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Shades of Grey Kindle Edition
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I read quite a lot and I have to say that it has been a long time since I found myself so `transported' by a book - to the point that the descriptions and world built in the story feel so alive and real that I feel I could turn my head and actually see what the character is looking at - but that was a regular sensation when I was reading this.
The writing style is great - I liked the immediacy, the vivid reality created in the minds of the characters we meet in these short stories. Each is quite different in the content of the story and the perspective it's written from, but at the same time there is a clear voice of the author.
One of the things Michael Cargill does very well is crawl into the head of characters, places and objects he depicts: whether it's the convoluted inner workings of a tortured, disturbed intelligence officer; the war-torn landscape of WWII France; or the playtime friend of a lonely little boy; his ability to bring the various aspects of a story to life was spot-on for me and I would heartily recommend this collection to people who like a rollicking good read - you'll race through the stories and enjoy every minute.
(My only caveat would be prepared for bad language in the first story - it fits perfectly with the character and works well imo, but some may find it a bit story for their tastes).
I'll admit that the writing occasionally felt a little stiff and there was a certain juvenile (or maybe just male) preoccupation with excrement jokes and sexual/masturbatory references. I would be hard pressed to call this highbrow reading material, but I never got the impression it was trying to be. I enjoyed more than I grimaced at. What more could I really ask for?
I will definitely be looking out for more from him.
Of the three, I preferred the first and the third stories. The second, There and Back Again, set in the trenches of WW2, seemed a little familiar, but was still well written. The first tale, Shades of Grey, was gripping, with the tension of not knowing where it was going and just the right amount of nastiness. The hero John had done very bad things, but was redeemed by having his own system of morals. And Down the Rabbit Hole is a great piece of storytelling, I could find hints of Roald Dahl at his most sinister in it. A good read.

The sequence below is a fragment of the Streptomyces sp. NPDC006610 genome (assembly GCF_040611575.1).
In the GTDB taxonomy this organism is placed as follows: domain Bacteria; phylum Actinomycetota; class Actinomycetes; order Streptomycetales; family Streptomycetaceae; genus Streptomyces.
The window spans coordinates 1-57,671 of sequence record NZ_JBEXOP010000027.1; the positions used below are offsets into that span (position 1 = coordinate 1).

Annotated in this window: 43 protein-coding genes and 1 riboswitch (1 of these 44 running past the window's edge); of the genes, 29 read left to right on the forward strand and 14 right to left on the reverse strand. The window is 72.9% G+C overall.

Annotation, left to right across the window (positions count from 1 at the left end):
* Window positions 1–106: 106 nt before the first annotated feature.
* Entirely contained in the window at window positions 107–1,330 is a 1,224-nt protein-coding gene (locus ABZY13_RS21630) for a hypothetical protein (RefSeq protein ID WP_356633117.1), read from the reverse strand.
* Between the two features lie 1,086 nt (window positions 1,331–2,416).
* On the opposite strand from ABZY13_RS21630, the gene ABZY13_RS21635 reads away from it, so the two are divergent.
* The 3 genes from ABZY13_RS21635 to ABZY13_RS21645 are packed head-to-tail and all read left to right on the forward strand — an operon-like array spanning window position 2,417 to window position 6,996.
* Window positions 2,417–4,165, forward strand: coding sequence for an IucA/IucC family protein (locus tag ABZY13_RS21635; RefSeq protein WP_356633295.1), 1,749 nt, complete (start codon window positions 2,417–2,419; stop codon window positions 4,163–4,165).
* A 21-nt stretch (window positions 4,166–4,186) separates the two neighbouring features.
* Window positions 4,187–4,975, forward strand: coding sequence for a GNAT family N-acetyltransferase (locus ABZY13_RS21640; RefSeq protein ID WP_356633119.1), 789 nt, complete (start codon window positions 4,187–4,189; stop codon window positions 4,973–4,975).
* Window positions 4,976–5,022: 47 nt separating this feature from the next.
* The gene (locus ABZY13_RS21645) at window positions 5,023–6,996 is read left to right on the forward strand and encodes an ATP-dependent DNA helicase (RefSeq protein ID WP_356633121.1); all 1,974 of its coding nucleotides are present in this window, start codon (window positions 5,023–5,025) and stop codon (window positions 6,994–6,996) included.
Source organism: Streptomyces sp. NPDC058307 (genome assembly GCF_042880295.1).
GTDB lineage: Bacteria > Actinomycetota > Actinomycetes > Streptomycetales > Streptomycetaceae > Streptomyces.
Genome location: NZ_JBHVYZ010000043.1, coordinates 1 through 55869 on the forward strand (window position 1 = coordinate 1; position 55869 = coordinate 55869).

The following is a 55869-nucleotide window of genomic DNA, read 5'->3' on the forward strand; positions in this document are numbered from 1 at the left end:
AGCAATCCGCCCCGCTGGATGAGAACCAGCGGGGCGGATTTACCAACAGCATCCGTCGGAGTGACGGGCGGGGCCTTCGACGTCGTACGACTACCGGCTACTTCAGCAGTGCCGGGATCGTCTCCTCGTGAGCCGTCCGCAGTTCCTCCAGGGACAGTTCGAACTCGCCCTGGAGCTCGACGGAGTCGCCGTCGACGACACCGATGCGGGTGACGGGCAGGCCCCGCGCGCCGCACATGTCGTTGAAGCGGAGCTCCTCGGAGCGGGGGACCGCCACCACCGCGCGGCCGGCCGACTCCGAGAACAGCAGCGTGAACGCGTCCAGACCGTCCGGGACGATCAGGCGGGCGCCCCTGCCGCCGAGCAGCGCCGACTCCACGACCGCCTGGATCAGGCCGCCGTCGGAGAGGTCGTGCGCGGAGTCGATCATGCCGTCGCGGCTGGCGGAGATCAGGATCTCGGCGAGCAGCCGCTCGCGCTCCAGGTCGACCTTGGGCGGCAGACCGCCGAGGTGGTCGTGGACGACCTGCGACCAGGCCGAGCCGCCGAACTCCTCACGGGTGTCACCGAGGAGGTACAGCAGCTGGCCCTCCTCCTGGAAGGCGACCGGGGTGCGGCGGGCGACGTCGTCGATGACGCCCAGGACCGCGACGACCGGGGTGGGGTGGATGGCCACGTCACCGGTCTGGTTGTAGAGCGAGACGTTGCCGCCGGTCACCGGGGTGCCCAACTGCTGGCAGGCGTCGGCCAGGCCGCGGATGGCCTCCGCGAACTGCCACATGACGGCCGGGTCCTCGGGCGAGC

Part one `shades of grey' instantly captured my attention and I was immediately drawn into the story from the very first few lines. After only a short amount of time the reader suddenly encounters an unexpected twist within the tale, which turns a somewhat predictable beginning of a story into something exciting and that made me want to read on as I sat in tense anticipation and excitement. This was certainly cleaver and I loved how I learnt so much about the main character strait away, without enduring any lengthy history or long descriptions; the fast-pace was set and the momentum was continued throughout. I loved the descriptions and the use of metaphors to create vivid imagery, for an example I loved the line; "...felt as if they had been cleanly sawn off and someone had stuffed angry bees into the wounds." Just great writing! Another intriguing twist was when you actually found out the main characters supposed connection to the UK government, but which contrapuntally leans towards crime and the darker side of life. How he described his character was completely engaging and how he thought of his actions like a `show' was a fascinatingly brilliant way of shedding light on the criminal mind. I loved the use of flashbacks and how it flicked from the present to the past, helping to develop the reader's understanding of the main character and storyline. It was utterly readable, full of fast-paced action and completely engrossing, with one particular description reminding me of a film called `Taken'. The conversational style made it feel as if you were conversing with the main character. The use of short sentences also helped to add pace and highlight the intense drama.
Part two `there and back again' completely juxtaposed part one entirely, and which instantly transported me to the battleground with its atmospheric & realistic portrayal, that touched upon all the senses. The reader is thrown headlong into all the action and taken on a personal journey through the eyes of the main character. The soldier's innocence and the futility of war is emphasized throughout, with all the realism & horror. Part three `down the rabbit hole' was ever so sinister and mentally impacting hence It has stayed on my mind since. The relationships and emphasis surrounding the violent father is so clearly depicted, that you can almost feel what the characters are feeling. There was a lingering feeling of foreboding, an eerie presence out of the corner of your eye that kept me in utter suspense and tense throughout. It felt always as if there was something more apparent than met the eye, and the tension and drama built to an exciting climax. The only element that left me despondent was the cliffhanger ending which especially on this story I would have preferred not to have, and since reading `shades of grey' I am now longing to read more.Completely brilliant, 100% engrossing and something that as someone who does not read short stories very often it is surprising that I cannot enthuse enough about this book.
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